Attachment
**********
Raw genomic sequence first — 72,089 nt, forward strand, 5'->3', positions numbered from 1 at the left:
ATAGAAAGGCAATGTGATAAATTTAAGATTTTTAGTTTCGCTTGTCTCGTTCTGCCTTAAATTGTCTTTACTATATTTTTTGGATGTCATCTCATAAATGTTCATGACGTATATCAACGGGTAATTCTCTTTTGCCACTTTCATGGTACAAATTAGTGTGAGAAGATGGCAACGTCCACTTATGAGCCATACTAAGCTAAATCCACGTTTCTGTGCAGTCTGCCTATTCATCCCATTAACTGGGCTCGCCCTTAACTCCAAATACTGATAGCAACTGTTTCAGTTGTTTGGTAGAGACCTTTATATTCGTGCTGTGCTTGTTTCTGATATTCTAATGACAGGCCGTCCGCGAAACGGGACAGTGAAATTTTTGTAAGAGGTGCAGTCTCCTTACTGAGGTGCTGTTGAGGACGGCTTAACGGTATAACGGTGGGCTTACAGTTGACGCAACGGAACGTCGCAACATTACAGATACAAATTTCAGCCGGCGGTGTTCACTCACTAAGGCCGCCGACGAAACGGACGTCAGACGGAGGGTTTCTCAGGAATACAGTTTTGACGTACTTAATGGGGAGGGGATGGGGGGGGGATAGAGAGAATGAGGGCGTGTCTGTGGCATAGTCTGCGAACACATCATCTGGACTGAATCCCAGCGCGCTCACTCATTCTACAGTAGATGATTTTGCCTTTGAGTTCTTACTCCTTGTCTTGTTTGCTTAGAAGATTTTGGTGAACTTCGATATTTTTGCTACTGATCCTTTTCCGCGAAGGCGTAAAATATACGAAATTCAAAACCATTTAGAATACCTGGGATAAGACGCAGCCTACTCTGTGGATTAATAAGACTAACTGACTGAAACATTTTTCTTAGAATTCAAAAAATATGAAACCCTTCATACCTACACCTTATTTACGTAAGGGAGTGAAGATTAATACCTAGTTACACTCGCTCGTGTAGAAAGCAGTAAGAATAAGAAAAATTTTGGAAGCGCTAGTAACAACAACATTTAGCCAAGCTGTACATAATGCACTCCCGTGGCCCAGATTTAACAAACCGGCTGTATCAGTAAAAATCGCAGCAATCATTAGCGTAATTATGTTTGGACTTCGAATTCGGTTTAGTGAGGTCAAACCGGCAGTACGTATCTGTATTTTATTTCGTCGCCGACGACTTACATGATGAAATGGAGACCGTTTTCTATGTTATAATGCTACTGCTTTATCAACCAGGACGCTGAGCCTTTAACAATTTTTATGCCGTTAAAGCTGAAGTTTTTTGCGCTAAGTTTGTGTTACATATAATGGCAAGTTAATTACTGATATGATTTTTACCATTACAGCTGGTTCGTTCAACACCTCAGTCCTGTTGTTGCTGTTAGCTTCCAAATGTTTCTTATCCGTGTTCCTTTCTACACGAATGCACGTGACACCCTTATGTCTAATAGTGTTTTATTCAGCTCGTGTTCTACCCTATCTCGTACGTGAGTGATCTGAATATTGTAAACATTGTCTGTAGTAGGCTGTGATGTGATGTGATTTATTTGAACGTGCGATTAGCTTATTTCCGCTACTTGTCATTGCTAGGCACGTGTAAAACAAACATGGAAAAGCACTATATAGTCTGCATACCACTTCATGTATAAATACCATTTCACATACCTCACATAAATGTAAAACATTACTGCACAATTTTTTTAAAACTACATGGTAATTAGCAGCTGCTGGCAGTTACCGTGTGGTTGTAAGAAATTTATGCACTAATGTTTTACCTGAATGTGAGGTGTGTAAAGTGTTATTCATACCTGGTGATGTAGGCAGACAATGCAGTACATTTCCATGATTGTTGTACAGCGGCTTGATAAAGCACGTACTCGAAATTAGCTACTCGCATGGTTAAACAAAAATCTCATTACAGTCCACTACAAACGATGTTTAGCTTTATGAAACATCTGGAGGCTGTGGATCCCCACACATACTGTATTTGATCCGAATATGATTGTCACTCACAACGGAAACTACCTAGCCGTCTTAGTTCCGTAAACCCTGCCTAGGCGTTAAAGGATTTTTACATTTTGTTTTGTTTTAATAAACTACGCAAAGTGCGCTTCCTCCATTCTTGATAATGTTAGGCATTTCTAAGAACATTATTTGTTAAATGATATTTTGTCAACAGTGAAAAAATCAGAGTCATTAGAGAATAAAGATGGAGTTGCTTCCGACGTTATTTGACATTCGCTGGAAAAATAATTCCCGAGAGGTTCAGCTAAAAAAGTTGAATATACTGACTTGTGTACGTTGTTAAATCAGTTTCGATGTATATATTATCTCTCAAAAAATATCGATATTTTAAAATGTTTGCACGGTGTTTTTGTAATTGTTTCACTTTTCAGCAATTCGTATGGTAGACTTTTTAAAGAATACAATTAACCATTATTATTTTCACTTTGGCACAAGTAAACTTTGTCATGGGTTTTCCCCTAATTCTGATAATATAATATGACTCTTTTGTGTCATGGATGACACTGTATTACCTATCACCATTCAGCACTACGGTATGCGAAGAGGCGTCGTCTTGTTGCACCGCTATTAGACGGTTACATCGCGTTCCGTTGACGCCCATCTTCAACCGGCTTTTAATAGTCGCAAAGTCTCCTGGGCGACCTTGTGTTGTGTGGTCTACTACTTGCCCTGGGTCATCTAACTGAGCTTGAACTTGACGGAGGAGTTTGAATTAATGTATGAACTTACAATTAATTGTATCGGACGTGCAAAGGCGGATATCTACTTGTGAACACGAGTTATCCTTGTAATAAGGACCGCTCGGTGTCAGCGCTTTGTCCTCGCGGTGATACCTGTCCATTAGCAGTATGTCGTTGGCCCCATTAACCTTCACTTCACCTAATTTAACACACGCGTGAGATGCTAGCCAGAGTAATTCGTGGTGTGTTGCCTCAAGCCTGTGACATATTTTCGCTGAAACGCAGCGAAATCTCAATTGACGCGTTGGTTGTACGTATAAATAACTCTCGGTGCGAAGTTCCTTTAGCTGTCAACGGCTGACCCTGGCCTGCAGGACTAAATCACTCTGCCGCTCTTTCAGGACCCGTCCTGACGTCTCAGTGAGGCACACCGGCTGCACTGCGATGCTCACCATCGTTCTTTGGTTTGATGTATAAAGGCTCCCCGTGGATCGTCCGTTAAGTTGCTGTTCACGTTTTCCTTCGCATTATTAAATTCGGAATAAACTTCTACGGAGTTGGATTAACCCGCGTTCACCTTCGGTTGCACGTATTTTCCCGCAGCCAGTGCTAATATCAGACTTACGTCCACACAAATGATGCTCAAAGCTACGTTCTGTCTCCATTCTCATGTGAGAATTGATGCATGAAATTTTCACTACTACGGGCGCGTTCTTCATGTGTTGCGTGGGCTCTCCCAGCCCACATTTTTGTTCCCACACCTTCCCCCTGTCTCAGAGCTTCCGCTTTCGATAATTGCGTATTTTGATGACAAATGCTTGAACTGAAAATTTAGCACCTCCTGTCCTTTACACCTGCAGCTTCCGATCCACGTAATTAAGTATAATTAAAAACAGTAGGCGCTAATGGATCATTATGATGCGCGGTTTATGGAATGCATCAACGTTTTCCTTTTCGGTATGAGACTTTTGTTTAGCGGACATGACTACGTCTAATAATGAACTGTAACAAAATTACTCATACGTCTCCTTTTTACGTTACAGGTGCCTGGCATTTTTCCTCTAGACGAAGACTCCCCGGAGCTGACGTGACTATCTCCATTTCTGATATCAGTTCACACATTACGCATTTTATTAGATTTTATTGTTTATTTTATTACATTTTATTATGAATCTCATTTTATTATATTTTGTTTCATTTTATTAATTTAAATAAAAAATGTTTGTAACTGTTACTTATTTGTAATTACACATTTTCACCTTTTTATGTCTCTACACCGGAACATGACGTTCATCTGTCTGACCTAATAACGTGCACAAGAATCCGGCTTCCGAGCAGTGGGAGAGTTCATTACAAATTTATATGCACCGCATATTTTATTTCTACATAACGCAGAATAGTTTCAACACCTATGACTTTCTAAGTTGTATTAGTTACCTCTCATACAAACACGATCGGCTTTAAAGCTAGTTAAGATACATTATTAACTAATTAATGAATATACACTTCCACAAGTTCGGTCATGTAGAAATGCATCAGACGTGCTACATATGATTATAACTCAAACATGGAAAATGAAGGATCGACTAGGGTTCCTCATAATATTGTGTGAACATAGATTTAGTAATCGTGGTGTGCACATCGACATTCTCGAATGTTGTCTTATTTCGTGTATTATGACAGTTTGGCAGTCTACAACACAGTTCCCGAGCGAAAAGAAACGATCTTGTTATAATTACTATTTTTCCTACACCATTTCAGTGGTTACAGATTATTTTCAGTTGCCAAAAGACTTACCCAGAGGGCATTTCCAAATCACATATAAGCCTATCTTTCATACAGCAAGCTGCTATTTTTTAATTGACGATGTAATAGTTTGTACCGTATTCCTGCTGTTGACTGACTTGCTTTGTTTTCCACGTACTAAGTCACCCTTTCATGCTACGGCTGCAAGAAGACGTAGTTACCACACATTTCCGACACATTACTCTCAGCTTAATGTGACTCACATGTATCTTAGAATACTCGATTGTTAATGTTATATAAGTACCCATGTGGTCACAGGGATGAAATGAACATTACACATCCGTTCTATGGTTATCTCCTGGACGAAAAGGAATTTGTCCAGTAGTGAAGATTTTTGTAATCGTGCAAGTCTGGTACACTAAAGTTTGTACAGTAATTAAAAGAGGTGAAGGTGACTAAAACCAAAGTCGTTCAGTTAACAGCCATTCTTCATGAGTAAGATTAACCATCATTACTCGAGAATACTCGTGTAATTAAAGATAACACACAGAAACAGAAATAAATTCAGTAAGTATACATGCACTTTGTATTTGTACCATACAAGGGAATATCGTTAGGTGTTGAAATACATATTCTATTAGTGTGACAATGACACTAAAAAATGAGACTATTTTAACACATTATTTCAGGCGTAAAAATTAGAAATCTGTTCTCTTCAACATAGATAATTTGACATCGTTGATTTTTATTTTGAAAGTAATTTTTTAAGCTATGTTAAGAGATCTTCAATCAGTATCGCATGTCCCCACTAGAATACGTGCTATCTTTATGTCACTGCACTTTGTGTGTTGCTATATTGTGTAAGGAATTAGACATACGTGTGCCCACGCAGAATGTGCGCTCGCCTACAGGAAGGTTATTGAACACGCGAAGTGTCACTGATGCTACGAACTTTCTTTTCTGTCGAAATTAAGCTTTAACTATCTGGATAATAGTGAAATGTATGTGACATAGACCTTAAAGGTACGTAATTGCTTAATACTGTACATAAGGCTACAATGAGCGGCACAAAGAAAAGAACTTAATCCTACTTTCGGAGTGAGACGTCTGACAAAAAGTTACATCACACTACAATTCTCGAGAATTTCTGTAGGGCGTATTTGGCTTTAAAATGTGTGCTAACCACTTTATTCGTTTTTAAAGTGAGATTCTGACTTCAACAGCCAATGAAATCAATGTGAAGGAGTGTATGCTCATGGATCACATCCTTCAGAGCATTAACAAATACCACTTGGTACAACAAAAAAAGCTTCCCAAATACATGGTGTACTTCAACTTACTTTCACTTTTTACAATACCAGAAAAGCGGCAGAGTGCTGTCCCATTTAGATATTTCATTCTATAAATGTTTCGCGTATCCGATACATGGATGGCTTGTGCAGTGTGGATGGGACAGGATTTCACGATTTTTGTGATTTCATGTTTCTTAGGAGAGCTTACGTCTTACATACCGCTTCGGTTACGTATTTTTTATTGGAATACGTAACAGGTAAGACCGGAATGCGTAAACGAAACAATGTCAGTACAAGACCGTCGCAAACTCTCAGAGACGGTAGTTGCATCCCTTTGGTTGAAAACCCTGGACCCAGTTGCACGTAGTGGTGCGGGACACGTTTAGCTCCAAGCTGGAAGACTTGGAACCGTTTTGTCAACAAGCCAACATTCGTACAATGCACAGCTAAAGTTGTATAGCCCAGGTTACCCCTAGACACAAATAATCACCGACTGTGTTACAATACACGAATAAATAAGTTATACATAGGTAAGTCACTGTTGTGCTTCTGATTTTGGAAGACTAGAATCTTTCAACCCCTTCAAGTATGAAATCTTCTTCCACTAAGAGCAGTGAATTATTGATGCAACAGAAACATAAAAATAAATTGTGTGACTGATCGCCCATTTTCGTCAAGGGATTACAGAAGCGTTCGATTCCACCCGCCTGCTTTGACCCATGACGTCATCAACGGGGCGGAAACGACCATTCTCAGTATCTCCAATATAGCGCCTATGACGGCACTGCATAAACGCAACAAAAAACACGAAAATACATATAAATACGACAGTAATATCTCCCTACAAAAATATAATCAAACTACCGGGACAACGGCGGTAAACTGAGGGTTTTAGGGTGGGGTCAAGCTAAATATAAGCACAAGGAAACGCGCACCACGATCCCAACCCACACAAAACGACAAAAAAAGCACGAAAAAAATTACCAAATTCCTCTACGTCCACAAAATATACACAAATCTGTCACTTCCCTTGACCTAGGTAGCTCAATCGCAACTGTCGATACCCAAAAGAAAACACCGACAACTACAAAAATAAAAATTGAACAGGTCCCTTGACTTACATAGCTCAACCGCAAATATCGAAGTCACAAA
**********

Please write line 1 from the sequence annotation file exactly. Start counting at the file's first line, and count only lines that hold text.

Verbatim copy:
Raw genomic sequence first — 72,089 nt, forward strand, 5'->3', positions numbered from 1 at the left: